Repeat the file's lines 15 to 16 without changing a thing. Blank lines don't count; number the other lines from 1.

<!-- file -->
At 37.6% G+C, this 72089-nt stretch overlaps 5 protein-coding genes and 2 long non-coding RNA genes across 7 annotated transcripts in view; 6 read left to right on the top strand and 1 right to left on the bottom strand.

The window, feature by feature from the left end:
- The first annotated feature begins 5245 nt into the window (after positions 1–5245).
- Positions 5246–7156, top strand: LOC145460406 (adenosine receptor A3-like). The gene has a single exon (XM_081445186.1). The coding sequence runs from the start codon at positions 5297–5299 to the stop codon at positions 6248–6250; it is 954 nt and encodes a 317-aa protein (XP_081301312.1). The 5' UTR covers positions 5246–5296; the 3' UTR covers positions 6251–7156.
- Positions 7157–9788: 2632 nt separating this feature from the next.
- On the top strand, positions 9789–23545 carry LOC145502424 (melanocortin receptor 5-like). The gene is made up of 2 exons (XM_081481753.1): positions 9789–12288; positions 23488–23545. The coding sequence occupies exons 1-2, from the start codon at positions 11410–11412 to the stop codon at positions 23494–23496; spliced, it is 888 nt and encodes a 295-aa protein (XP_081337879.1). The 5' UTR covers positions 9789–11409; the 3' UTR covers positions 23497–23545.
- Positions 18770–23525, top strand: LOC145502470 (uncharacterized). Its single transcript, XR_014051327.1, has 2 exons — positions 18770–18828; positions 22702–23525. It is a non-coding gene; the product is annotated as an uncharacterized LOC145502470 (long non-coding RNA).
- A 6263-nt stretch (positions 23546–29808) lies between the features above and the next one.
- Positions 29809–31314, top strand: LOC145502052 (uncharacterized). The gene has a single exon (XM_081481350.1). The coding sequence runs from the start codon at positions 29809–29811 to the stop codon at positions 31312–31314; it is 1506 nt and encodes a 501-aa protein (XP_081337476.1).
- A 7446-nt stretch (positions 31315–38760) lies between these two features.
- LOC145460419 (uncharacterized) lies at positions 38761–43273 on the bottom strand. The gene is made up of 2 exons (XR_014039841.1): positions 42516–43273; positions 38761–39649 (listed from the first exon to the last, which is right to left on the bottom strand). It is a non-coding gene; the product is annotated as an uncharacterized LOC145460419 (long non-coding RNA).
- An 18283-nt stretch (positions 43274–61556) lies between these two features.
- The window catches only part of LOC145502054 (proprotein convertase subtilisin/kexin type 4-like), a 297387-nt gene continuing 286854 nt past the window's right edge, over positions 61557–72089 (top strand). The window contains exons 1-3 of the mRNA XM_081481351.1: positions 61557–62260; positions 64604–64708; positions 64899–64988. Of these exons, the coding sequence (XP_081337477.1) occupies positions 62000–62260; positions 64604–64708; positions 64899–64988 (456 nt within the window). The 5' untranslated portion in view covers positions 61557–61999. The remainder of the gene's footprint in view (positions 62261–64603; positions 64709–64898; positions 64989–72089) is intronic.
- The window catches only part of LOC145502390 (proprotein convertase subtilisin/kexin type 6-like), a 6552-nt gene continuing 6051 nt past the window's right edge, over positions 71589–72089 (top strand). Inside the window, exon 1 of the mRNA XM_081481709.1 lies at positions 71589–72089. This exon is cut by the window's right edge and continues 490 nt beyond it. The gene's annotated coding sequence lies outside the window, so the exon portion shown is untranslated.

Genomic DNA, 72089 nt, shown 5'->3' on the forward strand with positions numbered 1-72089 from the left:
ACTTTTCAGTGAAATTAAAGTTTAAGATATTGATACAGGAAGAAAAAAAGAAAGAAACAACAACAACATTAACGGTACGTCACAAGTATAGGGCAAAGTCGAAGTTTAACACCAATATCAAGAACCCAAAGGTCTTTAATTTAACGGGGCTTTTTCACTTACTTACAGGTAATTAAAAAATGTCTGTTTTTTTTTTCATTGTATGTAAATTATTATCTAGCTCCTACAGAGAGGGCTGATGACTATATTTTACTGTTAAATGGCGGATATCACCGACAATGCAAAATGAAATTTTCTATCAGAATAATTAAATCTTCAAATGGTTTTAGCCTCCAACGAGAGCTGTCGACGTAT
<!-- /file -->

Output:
Genomic DNA, 72089 nt, shown 5'->3' on the forward strand with positions numbered 1-72089 from the left:
ACTTTTCAGTGAAATTAAAGTTTAAGATATTGATACAGGAAGAAAAAAAGAAAGAAACAACAACAACATTAACGGTACGTCACAAGTATAGGGCAAAGTCGAAGTTTAACACCAATATCAAGAACCCAAAGGTCTTTAATTTAACGGGGCTTTTTCACTTACTTACAGGTAATTAAAAAATGTCTGTTTTTTTTTTCATTGTATGTAAATTATTATCTAGCTCCTACAGAGAGGGCTGATGACTATATTTTACTGTTAAATGGCGGATATCACCGACAATGCAAAATGAAATTTTCTATCAGAATAATTAAATCTTCAAATGGTTTTAGCCTCCAACGAGAGCTGTCGACGTAT